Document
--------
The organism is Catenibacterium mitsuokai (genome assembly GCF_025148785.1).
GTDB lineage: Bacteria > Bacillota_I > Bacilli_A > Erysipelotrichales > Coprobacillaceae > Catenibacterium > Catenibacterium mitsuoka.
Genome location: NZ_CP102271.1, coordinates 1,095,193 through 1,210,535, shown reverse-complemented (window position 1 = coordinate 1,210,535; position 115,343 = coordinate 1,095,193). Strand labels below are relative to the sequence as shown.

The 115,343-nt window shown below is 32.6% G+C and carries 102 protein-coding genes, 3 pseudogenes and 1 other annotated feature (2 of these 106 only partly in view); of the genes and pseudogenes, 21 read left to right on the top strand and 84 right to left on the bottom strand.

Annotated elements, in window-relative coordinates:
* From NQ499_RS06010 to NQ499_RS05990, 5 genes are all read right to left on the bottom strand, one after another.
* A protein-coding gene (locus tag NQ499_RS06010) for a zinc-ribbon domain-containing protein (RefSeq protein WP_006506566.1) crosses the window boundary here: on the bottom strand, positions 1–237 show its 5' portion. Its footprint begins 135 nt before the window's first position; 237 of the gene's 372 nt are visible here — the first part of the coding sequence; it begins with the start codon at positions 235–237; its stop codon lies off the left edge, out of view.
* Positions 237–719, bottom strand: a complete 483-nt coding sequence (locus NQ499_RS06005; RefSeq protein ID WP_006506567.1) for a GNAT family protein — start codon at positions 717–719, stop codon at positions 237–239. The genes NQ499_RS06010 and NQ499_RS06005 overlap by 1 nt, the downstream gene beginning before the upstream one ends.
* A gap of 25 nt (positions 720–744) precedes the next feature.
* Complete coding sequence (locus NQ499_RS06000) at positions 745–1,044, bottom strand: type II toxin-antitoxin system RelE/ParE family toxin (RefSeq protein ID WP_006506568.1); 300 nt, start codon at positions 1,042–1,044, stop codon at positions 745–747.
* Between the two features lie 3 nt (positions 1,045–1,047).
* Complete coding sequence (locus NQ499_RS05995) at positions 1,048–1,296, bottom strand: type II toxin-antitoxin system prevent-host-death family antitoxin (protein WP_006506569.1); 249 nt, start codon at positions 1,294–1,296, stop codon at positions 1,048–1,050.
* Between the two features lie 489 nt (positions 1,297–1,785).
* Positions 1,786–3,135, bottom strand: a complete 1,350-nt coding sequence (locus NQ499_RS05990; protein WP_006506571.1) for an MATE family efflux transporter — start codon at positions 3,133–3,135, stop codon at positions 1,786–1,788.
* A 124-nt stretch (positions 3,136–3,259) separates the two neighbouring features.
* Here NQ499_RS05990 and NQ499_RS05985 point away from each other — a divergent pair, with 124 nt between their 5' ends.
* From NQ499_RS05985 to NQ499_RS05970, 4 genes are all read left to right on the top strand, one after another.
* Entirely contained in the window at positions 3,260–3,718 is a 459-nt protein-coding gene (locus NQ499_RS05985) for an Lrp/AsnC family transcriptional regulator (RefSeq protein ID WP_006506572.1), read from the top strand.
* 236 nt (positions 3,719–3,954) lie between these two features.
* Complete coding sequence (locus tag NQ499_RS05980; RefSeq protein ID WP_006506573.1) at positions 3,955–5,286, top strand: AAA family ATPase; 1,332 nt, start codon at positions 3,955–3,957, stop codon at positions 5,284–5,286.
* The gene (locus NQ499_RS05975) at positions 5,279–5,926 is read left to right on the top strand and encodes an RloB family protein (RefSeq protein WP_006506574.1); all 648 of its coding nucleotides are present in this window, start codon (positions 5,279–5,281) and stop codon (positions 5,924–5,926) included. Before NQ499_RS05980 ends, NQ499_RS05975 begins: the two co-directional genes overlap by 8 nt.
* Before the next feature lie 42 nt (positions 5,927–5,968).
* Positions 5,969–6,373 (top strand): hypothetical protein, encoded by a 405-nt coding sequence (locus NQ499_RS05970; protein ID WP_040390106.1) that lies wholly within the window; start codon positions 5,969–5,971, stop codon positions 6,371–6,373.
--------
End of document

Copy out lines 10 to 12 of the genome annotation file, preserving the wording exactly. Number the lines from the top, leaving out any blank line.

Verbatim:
* Complete coding sequence (locus NQ499_RS06000) at positions 745–1,044, bottom strand: type II toxin-antitoxin system RelE/ParE family toxin (RefSeq protein ID WP_006506568.1); 300 nt, start codon at positions 1,042–1,044, stop codon at positions 745–747.
* Between the two features lie 3 nt (positions 1,045–1,047).
* Complete coding sequence (locus NQ499_RS05995) at positions 1,048–1,296, bottom strand: type II toxin-antitoxin system prevent-host-death family antitoxin (protein WP_006506569.1); 249 nt, start codon at positions 1,294–1,296, stop codon at positions 1,048–1,050.